NEW YORK (TheStreet) -- It hasn't been a great year for Monsanto (MON), which reports fiscal third-quarter earnings results Wednesday before the opening bell. But if the company is not careful, "bad" can turn to worst real quick, especially when money is poorly spent.
With shares down more than 4% on the year and down more than 6% in the past 12 months, the St. Louis-based company is looking to spend billions in M&A to ensure its long-term prosperity. Its top target is Swiss-based competitor Syngenta AG (SYT), which Monsanto offered to buy for $45 billion, which is a 43% premium to Syngenta’s closing price on April 30, prior the bid being made public.
The question is how much sense does a deal make today, especially when acquiring Syngenta doesn't guarantee the boost in revenue and profits that is commensurate to the premium Monsanto seems willing to pay. Monsanto seems to operate on the idea that "doing something is better than doing nothing."
Granted, Monsanto, the world's largest seed producer, owning some 27% market share in all seeds used in modern agricultural farming, is struggling to grow revenue and profits. Some of Monsanto's largest segments, including its corn seed business are under pressure due to (among other things) weak acreage, which is the amount of land devoted to planting.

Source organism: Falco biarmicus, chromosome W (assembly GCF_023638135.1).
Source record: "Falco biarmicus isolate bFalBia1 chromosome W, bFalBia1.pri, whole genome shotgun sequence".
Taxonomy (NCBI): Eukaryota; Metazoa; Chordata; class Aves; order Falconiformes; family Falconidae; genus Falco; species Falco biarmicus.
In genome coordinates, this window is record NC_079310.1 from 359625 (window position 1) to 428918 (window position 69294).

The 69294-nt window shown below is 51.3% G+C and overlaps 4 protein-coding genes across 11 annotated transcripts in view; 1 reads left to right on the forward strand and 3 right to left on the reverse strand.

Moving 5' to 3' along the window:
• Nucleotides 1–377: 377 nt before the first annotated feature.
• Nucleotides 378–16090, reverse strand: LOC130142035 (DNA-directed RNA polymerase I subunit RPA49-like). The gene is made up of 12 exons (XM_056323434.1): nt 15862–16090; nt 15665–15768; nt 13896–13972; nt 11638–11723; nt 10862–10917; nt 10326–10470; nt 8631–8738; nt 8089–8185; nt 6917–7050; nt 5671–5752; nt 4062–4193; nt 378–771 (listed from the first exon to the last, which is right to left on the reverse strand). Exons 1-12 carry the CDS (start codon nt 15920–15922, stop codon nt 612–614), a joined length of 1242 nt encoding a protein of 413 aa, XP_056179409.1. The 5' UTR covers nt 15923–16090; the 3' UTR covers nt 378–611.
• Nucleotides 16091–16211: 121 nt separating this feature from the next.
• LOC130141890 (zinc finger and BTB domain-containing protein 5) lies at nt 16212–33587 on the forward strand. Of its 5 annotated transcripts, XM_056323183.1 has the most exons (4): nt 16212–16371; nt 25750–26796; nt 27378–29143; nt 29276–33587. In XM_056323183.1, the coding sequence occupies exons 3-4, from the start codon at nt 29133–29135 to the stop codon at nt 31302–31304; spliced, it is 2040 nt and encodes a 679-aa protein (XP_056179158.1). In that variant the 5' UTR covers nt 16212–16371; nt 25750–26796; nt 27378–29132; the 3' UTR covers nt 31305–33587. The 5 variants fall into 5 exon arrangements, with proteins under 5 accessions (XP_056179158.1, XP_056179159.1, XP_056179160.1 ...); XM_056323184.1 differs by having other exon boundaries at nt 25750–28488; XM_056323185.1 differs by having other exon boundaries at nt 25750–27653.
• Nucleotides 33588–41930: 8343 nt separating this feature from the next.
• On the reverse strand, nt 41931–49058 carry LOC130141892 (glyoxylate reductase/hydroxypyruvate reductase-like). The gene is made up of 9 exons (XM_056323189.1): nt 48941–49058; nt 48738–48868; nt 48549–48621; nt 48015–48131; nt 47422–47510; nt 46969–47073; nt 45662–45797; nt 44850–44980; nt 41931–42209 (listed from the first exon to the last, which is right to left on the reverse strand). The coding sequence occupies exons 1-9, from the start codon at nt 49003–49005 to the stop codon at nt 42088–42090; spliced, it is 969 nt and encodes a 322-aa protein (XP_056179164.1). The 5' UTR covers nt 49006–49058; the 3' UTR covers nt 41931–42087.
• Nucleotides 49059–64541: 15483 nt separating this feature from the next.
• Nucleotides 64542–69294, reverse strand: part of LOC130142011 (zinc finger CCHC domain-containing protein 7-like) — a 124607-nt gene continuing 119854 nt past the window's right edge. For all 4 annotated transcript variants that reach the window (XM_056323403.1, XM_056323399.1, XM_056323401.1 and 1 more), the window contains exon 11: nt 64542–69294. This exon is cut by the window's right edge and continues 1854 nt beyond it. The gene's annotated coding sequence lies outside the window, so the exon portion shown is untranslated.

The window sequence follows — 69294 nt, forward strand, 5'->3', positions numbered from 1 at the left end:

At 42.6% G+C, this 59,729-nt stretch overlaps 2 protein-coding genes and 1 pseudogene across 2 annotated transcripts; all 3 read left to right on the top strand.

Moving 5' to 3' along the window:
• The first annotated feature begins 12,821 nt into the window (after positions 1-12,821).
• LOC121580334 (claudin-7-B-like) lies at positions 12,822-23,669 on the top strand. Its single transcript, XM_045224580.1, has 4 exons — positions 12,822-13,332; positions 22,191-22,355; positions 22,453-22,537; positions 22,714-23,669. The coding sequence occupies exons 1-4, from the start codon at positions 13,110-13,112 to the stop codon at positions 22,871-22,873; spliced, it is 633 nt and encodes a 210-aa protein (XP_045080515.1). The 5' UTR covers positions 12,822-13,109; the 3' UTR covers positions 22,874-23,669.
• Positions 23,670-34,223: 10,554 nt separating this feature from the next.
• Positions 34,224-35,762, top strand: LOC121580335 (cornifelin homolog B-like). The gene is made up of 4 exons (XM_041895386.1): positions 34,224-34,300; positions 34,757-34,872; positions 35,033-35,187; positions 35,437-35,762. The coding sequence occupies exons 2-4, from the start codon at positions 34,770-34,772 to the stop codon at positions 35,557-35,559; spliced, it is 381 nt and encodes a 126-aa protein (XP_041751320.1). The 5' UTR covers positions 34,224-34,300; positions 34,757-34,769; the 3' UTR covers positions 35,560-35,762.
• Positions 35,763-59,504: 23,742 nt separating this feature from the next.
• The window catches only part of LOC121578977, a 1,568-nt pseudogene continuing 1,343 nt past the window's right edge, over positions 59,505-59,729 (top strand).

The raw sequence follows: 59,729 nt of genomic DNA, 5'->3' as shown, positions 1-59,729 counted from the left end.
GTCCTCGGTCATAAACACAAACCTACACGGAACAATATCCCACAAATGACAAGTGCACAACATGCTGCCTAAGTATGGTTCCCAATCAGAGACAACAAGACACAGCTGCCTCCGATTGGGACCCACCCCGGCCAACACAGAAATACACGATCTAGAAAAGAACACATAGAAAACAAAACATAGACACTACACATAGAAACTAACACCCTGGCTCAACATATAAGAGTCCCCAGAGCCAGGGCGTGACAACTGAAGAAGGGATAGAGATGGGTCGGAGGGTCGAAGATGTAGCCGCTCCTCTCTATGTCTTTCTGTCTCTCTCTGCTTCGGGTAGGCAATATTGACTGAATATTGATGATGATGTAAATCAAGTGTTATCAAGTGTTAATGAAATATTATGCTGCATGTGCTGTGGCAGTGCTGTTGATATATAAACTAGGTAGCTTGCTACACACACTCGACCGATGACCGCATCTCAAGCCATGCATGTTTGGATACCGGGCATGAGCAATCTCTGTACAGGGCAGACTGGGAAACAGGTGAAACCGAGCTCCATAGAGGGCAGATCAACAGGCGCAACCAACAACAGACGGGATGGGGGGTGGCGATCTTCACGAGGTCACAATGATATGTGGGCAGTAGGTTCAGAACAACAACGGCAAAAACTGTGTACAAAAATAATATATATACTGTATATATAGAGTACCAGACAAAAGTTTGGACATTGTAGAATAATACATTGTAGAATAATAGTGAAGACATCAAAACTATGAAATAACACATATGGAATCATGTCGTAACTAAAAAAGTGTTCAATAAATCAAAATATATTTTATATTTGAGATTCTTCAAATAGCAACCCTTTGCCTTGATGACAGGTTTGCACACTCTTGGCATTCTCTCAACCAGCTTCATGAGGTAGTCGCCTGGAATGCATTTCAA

Complicating matters, Monsanto's agriculture business, which includes the herbicide Roundup, once an offsetting business that helped to temper weak seed sales, has experienced double-digit sales declines of its own.
But Syngenta, which posted a 14% year-over-year revenue decline in its fiscal fourth quarter, has its own set of challenges. Not only was that performance three percentage points worse than the Monsanto's own 11% revenue decline for its comparable quarter, but Syngenta missed Wall Street's estimates by some 10%.
When factoring Syngeta's 7% decline in volume created by business disruptions caused by litigation related to Viptera, Syngenta's GMO (genetically modified organism) corn, there is more risk in Monsanto buying Syngenta than if it opted to sit on its hands and do nothing.
What's more, Monsanto's bid for Syngenta seems like a knee-jerk reaction to an agriculture environment that wasn't expected to be robust this year anyway. That shares of rival DuPont (DD) are also down more 7% in 2015, which shows Monsanto's struggles are not unique.
Monsanto needs to bide its time and get through this trough by focusing on its soybean segment, where sales continue to climb at annual rates above 30%.
For the quarter that ended May, earnings are projected to climb 27% year over year to $2.06 per share, while revenue is expected increase 8 year over year to $4.6 billion. For the full year ending August, the consensus earnings estimate is for a 10% year-over-year increase to $5.77 per share, while full-year revenue are projected to fall almost 2% to of $15.59 billion.
In short, Monsanto doesn't need Syngenta -- not now. With its long-term earnings projected to grow at more than 13% annually in the next five years, Monsanto just needs some patience to execute its business.
MON stock does offer decent value at this level, trading at just 24 times earnings, but it's hard to recommend the shares assuming this deal for Syngenta gets approved. Should Syngenta fall off the table, however, Monsanto stock is a strong bet to reach $130 in the next 12 months, delivering 15% gains.